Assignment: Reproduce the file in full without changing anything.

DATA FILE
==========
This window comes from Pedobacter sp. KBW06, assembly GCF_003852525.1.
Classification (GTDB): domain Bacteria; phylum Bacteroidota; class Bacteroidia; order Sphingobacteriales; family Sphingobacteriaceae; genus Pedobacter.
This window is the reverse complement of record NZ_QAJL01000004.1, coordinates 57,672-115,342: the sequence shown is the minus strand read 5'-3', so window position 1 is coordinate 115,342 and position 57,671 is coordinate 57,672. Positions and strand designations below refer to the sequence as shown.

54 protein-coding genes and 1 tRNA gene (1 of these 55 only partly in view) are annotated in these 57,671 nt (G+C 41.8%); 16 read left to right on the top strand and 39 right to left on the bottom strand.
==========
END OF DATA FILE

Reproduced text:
This window comes from Pedobacter sp. KBW06, assembly GCF_003852525.1.
Classification (GTDB): domain Bacteria; phylum Bacteroidota; class Bacteroidia; order Sphingobacteriales; family Sphingobacteriaceae; genus Pedobacter.
This window is the reverse complement of record NZ_QAJL01000004.1, coordinates 57,672-115,342: the sequence shown is the minus strand read 5'-3', so window position 1 is coordinate 115,342 and position 57,671 is coordinate 57,672. Positions and strand designations below refer to the sequence as shown.

54 protein-coding genes and 1 tRNA gene (1 of these 55 only partly in view) are annotated in these 57,671 nt (G+C 41.8%); 16 read left to right on the top strand and 39 right to left on the bottom strand.